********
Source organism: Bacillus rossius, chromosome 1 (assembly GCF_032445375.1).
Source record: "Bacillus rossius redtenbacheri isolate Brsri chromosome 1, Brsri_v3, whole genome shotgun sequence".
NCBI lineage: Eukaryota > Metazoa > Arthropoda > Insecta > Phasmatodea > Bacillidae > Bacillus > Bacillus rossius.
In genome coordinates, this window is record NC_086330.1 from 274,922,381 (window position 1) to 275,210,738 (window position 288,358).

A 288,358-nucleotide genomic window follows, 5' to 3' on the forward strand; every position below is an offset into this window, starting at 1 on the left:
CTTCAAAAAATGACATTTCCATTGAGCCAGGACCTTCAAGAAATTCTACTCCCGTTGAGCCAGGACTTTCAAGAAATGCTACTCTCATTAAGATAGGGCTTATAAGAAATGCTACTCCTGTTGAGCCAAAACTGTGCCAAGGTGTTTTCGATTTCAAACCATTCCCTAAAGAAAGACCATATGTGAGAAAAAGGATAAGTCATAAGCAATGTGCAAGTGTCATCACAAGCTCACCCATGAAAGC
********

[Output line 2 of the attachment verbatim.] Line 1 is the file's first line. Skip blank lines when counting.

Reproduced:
Source record: "Bacillus rossius redtenbacheri isolate Brsri chromosome 1, Brsri_v3, whole genome shotgun sequence".